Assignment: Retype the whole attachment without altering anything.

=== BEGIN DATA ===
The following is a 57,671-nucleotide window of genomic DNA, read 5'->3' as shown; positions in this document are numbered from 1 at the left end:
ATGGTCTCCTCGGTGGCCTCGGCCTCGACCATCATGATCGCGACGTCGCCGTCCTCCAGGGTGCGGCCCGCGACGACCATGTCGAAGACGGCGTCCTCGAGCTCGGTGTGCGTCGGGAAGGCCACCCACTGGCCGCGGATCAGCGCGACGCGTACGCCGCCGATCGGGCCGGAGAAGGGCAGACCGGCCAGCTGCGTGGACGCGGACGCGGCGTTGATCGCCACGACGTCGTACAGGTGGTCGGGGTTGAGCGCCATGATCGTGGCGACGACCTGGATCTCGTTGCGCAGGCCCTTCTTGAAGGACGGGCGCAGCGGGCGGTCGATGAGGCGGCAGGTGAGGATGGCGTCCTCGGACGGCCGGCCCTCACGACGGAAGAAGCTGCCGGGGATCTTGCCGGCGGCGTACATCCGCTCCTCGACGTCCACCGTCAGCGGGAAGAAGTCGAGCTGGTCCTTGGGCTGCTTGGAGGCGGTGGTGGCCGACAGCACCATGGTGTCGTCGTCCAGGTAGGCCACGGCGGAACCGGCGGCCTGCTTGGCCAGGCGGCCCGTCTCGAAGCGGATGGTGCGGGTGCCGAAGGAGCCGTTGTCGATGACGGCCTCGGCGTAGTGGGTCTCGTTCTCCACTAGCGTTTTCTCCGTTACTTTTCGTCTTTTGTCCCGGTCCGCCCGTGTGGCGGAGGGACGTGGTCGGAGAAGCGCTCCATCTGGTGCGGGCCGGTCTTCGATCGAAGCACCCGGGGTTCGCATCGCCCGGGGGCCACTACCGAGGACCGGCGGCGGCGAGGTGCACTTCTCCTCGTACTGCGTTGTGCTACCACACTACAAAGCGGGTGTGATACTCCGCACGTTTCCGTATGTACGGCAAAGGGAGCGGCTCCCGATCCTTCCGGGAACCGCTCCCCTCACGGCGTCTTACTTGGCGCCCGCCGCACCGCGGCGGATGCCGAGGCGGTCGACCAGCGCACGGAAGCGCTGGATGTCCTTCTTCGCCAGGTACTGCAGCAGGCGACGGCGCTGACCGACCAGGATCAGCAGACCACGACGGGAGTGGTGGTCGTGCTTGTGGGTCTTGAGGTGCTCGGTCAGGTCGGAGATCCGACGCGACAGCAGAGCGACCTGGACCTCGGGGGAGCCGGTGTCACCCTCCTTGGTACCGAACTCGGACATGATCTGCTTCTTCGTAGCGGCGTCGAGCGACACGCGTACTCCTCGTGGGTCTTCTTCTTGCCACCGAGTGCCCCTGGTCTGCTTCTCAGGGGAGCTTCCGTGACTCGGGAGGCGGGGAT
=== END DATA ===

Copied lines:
The following is a 57,671-nucleotide window of genomic DNA, read 5'->3' as shown; positions in this document are numbered from 1 at the left end:
ATGGTCTCCTCGGTGGCCTCGGCCTCGACCATCATGATCGCGACGTCGCCGTCCTCCAGGGTGCGGCCCGCGACGACCATGTCGAAGACGGCGTCCTCGAGCTCGGTGTGCGTCGGGAAGGCCACCCACTGGCCGCGGATCAGCGCGACGCGTACGCCGCCGATCGGGCCGGAGAAGGGCAGACCGGCCAGCTGCGTGGACGCGGACGCGGCGTTGATCGCCACGACGTCGTACAGGTGGTCGGGGTTGAGCGCCATGATCGTGGCGACGACCTGGATCTCGTTGCGCAGGCCCTTCTTGAAGGACGGGCGCAGCGGGCGGTCGATGAGGCGGCAGGTGAGGATGGCGTCCTCGGACGGCCGGCCCTCACGACGGAAGAAGCTGCCGGGGATCTTGCCGGCGGCGTACATCCGCTCCTCGACGTCCACCGTCAGCGGGAAGAAGTCGAGCTGGTCCTTGGGCTGCTTGGAGGCGGTGGTGGCCGACAGCACCATGGTGTCGTCGTCCAGGTAGGCCACGGCGGAACCGGCGGCCTGCTTGGCCAGGCGGCCCGTCTCGAAGCGGATGGTGCGGGTGCCGAAGGAGCCGTTGTCGATGACGGCCTCGGCGTAGTGGGTCTCGTTCTCCACTAGCGTTTTCTCCGTTACTTTTCGTCTTTTGTCCCGGTCCGCCCGTGTGGCGGAGGGACGTGGTCGGAGAAGCGCTCCATCTGGTGCGGGCCGGTCTTCGATCGAAGCACCCGGGGTTCGCATCGCCCGGGGGCCACTACCGAGGACCGGCGGCGGCGAGGTGCACTTCTCCTCGTACTGCGTTGTGCTACCACACTACAAAGCGGGTGTGATACTCCGCACGTTTCCGTATGTACGGCAAAGGGAGCGGCTCCCGATCCTTCCGGGAACCGCTCCCCTCACGGCGTCTTACTTGGCGCCCGCCGCACCGCGGCGGATGCCGAGGCGGTCGACCAGCGCACGGAAGCGCTGGATGTCCTTCTTCGCCAGGTACTGCAGCAGGCGACGGCGCTGACCGACCAGGATCAGCAGACCACGACGGGAGTGGTGGTCGTGCTTGTGGGTCTTGAGGTGCTCGGTCAGGTCGGAGATCCGACGCGACAGCAGAGCGACCTGGACCTCGGGGGAGCCGGTGTCACCCTCCTTGGTACCGAACTCGGACATGATCTGCTTCTTCGTAGCGGCGTCGAGCGACACGCGTACTCCTCGTGGGTCTTCTTCTTGCCACCGAGTGCCCCTGGTCTGCTTCTCAGGGGAGCTTCCGTGACTCGGGAGGCGGGGAT